Recovering Motherhood

Esther M. Bauer
June 2, 2003


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Synthia Moss and her daughter.

Babies exposed to illicit drugs before birth can and do suffer withdrawal symptoms after they are born. Not surprisingly, for a mother struggling to end her own drug dependency the responsibilities of parenting a cranky newborn in the throes of withdrawal can be overwhelming.

At New Connections, a Dallas, Texas program operated by the University of Texas Southwestern Medical Center with funding from the Texas Commission on Alcohol and Drug Abuse, mothers like these find intensive, non-judgmental support. The program also helps mothers and their children by finding services in cases where the child is suffering developmental delays linked to parental drug or alcohol abuse.

Hard-to-Parent Infants

Babies affected by drugs such as crack, other forms of cocaine or marijuana may not show very clear withdrawal symptoms at birth. However, when these babies are taken home they often become distressed and constantly tense. By the time they are one or two months old, some have developed such tenseness and stiffness in their legs and hips that with support, they can stand upright.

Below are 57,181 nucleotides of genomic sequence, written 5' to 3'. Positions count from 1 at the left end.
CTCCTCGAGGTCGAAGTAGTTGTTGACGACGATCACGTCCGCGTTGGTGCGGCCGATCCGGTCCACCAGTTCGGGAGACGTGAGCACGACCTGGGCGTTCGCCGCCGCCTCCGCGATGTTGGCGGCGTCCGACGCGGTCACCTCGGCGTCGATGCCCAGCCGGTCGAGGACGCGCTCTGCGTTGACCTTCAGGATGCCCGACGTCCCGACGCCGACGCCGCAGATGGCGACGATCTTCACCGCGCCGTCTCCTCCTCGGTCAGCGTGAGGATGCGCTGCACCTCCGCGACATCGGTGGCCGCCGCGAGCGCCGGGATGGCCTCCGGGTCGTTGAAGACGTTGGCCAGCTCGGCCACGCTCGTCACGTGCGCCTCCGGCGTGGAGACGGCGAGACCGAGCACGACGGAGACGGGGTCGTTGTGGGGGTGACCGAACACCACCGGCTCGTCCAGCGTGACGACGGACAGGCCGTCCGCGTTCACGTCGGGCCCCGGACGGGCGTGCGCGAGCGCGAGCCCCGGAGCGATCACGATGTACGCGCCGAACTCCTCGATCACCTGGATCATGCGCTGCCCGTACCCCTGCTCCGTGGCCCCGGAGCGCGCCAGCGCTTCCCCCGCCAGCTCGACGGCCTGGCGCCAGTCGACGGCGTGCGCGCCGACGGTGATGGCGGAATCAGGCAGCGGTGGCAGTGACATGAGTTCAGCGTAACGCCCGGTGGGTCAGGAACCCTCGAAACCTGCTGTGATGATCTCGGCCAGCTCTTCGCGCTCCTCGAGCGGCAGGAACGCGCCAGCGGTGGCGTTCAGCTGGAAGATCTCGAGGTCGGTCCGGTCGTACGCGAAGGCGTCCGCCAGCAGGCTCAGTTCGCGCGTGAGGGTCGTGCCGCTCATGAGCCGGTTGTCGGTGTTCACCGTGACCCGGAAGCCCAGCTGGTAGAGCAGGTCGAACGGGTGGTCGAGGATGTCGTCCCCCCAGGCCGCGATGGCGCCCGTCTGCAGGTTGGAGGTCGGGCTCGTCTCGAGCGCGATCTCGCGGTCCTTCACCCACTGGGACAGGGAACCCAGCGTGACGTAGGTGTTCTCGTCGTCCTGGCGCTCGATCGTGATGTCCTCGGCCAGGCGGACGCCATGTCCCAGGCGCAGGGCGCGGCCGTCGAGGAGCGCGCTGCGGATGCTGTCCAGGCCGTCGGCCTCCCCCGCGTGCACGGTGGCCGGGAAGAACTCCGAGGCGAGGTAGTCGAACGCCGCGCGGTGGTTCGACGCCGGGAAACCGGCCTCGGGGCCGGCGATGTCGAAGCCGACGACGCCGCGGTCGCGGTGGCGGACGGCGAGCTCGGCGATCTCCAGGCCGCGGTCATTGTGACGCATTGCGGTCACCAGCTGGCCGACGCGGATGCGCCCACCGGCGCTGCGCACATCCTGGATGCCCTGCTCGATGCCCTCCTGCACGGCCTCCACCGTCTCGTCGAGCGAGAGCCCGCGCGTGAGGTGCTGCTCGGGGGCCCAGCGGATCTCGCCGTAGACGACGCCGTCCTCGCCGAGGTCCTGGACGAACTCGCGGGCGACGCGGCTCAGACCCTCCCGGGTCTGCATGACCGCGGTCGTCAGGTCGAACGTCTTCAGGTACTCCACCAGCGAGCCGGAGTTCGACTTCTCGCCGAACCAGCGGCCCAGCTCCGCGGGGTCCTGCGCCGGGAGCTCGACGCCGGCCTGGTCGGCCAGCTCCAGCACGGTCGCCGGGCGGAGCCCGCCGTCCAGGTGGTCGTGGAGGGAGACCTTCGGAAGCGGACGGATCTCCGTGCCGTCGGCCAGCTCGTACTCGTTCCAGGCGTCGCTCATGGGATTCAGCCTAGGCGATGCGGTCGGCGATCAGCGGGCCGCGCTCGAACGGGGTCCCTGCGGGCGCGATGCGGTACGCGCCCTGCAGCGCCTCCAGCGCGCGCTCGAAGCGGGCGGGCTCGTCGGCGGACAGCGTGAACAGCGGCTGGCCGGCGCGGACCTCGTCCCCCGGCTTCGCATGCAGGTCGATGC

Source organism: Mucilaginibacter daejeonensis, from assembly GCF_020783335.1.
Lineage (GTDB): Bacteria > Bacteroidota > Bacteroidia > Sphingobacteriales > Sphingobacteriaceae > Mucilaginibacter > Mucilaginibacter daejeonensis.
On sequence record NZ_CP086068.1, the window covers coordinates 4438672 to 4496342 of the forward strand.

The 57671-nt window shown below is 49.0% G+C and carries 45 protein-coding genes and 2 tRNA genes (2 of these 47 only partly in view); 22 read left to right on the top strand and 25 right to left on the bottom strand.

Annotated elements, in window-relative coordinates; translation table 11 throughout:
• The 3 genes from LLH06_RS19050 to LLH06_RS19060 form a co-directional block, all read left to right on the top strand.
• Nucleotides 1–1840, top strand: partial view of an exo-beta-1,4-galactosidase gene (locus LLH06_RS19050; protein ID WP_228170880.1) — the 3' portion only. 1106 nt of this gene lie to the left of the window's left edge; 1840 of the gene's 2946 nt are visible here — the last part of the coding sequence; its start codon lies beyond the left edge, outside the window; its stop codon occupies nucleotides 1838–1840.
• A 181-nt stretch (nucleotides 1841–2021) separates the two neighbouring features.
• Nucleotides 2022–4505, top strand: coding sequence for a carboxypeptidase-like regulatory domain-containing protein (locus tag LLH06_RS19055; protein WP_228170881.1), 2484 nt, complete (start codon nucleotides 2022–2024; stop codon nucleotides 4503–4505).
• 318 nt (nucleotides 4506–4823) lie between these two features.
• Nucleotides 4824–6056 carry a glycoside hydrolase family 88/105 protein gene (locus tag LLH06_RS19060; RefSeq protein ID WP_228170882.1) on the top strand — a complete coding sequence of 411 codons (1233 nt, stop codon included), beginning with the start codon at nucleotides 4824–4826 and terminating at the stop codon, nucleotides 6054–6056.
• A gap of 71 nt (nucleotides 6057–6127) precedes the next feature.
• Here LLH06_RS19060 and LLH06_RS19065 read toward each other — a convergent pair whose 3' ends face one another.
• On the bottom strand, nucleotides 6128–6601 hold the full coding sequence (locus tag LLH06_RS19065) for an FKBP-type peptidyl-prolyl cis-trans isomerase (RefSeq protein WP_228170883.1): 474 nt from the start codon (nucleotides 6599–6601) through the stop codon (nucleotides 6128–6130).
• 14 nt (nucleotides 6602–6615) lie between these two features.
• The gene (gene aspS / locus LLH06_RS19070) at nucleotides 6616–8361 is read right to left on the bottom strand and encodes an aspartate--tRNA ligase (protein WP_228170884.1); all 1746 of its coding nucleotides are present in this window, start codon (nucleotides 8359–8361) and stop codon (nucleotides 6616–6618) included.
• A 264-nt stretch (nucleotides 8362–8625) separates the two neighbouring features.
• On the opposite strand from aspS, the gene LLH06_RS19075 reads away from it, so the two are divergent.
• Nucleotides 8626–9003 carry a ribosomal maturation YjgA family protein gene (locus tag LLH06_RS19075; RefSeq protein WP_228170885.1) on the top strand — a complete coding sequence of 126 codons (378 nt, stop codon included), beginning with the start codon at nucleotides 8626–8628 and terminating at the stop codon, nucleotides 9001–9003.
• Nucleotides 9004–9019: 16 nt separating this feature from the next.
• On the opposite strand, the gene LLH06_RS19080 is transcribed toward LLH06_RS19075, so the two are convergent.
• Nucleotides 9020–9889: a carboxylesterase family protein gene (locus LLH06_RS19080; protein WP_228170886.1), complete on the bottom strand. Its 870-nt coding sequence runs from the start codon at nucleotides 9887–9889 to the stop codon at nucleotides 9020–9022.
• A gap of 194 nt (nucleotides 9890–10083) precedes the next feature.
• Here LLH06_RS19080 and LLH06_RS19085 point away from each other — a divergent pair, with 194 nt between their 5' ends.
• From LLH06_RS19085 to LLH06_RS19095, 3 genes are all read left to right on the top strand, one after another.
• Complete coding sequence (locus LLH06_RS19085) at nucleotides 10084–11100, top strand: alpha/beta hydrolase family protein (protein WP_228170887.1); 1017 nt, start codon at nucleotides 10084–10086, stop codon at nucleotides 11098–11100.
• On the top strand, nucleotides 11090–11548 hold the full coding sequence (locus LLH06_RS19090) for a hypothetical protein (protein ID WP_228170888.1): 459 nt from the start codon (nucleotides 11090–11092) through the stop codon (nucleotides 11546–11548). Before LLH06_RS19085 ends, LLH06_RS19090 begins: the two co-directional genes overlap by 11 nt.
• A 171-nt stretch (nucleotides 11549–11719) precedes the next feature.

"You don't have to be a development psychologist to realize that there is something wrong there," says Toosje Van Beveren, Ph.D., a developmental psychologist at New Connections. Initially, says Van Beveren, the moms misinterpret their baby's stiffness and crankiness to mean that "their child doesn't like them. Well, if you think your newborn baby doesn't like you, that isn't very beneficial for the attachment process."

To help, New Connections takes a dual approach—aimed at both mothers (plus a few fathers) and their children. The program is geared to infants and children up to the age of five who suffer developmental delays arising from either prenatal drug abuse or from living in an environment where drug and alcohol substance abuse is present.